Although not discussed, care must be taken that the sensitivity of detection of various tracking error signals must be optically or electrically consistent and that any change in output incident to a change in power of the laser during recording and erasure must be controlled by any suitable method, for example, by the use of an automatic gain control circuit.
The tracking system according to the foregoing embodiment is advantageous in that, since the advantage of Twin Spot method is utilized, the stable tracking can take place even on the optical disc having the address information partially preformatted.
The tracking system according to a different embodiment of the present invention will now be described with particular reference to FIGS. 5 to 8.
In FIG. 5, which illustrates the construction of an optical head for use with an optical disc to which the present invention applies, reference numeral 100 represents the optical disc having permanently formed therein non-continuous guide grooves representative of the previously discussed guide grooves and address information. Reference numeral 102 represents a laser device for producing a predetermined laser beam. Reference numeral 103 represents a diffraction grating for producing a main beam used to carry out the recording, reproduction or erasing, as well as auxiliary beams used to obtain auxiliary tracking error signals, said grating having a direction of diffraction located on respective sides of a recording track. Reference numeral 104 represents a beam splitter operable to pass a portion of the incoming laser beam therethrough and also to guide the laser beam, which is reflected from the optical disc 100, towards a photo-detector 108. That portion of the laser beam which has passed through the beam splitter 104 is formed by an objective lens 105 into a tiny spot of light which is projected onto the optical disc 100. This objective lens 105 can be controlled by a servo control circuit and a lens drive circuit, both not shown, so as to be moved in a direction parallel to the optical axis and also in a direction perpendicular to the tracks. In this way, the size and the position of the spot of the laser light projected onto the optical disc 100 can be adjusted.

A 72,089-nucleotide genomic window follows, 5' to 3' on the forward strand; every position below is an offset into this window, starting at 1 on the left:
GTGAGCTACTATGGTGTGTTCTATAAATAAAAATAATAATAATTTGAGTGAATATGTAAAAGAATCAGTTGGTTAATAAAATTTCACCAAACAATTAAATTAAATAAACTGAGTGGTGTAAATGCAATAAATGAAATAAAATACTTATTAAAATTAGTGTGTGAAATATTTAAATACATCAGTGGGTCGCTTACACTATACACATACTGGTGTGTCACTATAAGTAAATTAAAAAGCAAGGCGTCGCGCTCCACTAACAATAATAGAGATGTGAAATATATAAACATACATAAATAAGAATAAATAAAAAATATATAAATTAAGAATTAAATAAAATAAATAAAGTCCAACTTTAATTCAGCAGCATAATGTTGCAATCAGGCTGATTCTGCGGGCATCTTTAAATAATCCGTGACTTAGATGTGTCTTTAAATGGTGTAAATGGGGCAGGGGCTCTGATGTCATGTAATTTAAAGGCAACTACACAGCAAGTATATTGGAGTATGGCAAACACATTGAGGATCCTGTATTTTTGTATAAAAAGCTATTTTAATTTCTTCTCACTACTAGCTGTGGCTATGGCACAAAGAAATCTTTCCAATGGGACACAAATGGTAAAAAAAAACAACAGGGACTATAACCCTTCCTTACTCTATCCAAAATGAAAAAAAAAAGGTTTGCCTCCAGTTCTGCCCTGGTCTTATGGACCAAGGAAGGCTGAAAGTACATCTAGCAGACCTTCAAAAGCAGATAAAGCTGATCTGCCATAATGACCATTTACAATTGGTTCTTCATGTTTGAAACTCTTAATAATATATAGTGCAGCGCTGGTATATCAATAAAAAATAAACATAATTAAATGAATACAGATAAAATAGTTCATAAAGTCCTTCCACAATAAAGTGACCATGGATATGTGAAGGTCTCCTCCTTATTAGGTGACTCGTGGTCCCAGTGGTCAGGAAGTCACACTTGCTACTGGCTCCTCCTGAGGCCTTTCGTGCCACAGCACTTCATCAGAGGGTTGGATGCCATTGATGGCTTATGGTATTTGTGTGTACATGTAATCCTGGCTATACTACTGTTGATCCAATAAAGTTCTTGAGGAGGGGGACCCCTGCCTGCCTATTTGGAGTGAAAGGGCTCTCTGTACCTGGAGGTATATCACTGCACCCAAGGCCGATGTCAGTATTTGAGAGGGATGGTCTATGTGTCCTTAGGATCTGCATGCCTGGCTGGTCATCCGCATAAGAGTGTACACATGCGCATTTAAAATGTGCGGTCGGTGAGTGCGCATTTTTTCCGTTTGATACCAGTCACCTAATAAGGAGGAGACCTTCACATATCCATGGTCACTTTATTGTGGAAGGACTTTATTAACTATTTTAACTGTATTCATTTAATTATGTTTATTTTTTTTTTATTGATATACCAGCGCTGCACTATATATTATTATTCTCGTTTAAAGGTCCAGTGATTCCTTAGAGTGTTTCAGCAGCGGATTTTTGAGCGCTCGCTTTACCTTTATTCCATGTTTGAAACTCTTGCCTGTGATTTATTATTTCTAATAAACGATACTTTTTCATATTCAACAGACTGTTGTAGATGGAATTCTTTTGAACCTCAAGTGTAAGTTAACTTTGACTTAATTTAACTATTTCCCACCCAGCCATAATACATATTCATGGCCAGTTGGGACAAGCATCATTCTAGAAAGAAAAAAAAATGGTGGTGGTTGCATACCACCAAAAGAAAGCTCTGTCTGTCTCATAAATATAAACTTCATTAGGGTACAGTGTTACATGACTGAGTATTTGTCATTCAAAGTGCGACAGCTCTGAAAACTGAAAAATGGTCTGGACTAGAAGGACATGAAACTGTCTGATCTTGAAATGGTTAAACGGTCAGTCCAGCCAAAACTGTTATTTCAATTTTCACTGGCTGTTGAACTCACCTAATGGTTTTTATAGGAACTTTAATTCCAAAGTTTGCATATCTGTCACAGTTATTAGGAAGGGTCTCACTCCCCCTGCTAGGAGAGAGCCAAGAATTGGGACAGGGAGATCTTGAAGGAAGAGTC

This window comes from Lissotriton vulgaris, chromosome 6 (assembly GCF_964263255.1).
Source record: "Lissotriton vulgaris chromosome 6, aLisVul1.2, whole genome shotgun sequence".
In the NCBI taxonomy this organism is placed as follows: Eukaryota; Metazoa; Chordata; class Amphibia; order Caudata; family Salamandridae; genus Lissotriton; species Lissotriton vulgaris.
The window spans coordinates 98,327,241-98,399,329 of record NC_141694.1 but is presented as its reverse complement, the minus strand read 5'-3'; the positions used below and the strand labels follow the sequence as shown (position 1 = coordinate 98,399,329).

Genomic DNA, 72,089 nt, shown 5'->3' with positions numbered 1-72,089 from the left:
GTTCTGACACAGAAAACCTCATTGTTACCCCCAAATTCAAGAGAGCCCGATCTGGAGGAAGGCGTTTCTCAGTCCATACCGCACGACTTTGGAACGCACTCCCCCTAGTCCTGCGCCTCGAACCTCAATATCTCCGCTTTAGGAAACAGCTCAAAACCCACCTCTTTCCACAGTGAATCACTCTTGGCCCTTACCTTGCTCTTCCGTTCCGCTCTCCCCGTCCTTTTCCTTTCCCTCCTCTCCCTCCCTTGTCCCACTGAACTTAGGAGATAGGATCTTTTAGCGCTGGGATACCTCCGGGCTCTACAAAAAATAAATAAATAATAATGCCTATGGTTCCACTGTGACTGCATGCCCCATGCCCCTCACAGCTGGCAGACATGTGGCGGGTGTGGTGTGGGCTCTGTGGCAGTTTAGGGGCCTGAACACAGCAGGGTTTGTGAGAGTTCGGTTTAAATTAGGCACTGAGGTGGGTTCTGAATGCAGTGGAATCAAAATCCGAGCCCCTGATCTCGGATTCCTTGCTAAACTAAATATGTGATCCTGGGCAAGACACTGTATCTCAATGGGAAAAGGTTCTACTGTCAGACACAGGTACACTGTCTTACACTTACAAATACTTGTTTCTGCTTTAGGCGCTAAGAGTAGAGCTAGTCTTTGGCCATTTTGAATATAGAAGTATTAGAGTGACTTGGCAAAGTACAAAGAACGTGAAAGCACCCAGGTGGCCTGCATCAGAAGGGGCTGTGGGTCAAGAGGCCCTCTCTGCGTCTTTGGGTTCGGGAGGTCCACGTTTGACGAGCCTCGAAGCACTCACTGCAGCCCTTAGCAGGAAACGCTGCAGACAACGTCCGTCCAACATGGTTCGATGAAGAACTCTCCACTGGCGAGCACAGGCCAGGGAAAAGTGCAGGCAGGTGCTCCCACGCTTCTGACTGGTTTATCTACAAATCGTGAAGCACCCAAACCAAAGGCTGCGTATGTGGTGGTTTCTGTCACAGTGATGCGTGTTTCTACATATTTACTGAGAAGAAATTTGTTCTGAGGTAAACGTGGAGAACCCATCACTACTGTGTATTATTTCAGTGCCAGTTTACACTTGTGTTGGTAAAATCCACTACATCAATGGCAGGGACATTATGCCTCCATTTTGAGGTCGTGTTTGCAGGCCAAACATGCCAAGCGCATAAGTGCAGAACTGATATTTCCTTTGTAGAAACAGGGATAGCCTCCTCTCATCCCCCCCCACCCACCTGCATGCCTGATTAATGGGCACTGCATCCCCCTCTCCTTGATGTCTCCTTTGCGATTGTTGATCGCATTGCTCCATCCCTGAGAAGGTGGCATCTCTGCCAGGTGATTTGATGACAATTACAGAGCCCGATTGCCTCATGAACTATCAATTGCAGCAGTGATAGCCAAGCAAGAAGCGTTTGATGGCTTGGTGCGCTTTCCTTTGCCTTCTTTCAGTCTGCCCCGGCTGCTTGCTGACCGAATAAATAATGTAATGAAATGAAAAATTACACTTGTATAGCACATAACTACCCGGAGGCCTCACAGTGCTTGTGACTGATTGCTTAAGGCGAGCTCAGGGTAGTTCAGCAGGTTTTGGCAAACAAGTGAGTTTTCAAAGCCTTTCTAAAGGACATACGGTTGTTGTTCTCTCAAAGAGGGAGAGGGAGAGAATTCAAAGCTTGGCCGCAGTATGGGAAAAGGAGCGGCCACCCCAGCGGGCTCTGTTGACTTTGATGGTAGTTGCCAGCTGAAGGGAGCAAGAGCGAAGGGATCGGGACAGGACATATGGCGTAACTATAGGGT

The laser beam which has been reflected from the optical disc 100 and guided by the beam splitter 104 travels towards the photo-detector 108 of the composite element type through a spot lens 106 and then through a cylindrical lens 107 so positioned as to have its focal line inclined 45° relative to the direction of connection of the guide grooves of the optical disc 100. The relationship between the position of the spot of the laser beam projected onto the optical disc 1, the arrangement of detecting elements A to F of the photo-detector 108, and the position of the spot of the reflected light on each detecting element is shown in FIG. 6.
Referring to FIG. 6, reference numeral 100' represents a recording track formed on the optical disc 1, reference character a represents the spot of the main beam of the incident laser projected on the recording track 100', and reference characters b and c represent respective spots of the auxiliary beams. Reference character a' represents a spot formed by a reflected light of the main beam, whereas reference characters b' and c' represent respective spots formed by reflected light of the auxiliary beams. In the construction shown therein, a focusing error signal FE necessary to move the objective lens 105 in the direction parallel to the optical axis, and tracking error signals TE0 and TE1 necessary to move the objective lens 105 in the direction perpendicular to the tracks can be obtained according to the astigmatism system, the push-pull system and the three-beam system, respectively, and can be determined by performing calculation according to the following equations.
wherein SA, SB, SC, SD, SE and SF represent detection signals outputted from the detecting elements, respectively.
FIG. 7 illustrates a circuit block diagram showing a processing circuit for producing a feedback control signal on the basis of the tracking error signals TE0 and TE1 referred to above. Reference numeral 109 represents a low pass filter for extracting only a low frequency component of the tracking error signal TE1 according to the Twin Spot method, and reference numeral 110 represents a differential circuit for performing addition or subtraction between the output of the low pass filter 109 and the tracking error signal TE0 according to the push-pull system. Whether the differential circuit 110 performs addition or whether it performs subtraction depends on the relationship in phase between the error signals TE1 and TE0. By way of example, when the error signal TE0 according to the push-pull system matches in phase with the error signal TE1 according to the Twin Spot system as shown in FIG. 8 at the time an offset occurs in the spot of the incident laser beam, an offset occurring in the error signal TE0 can be compensated for by adding the low frequency component, indicated by Δ in FIG. 8(b), of the error signal TE1 produced incident to the tracking to the error signal TE0, and therefore, accurate tracking can be achieved as can be understood from FIG. 8(b).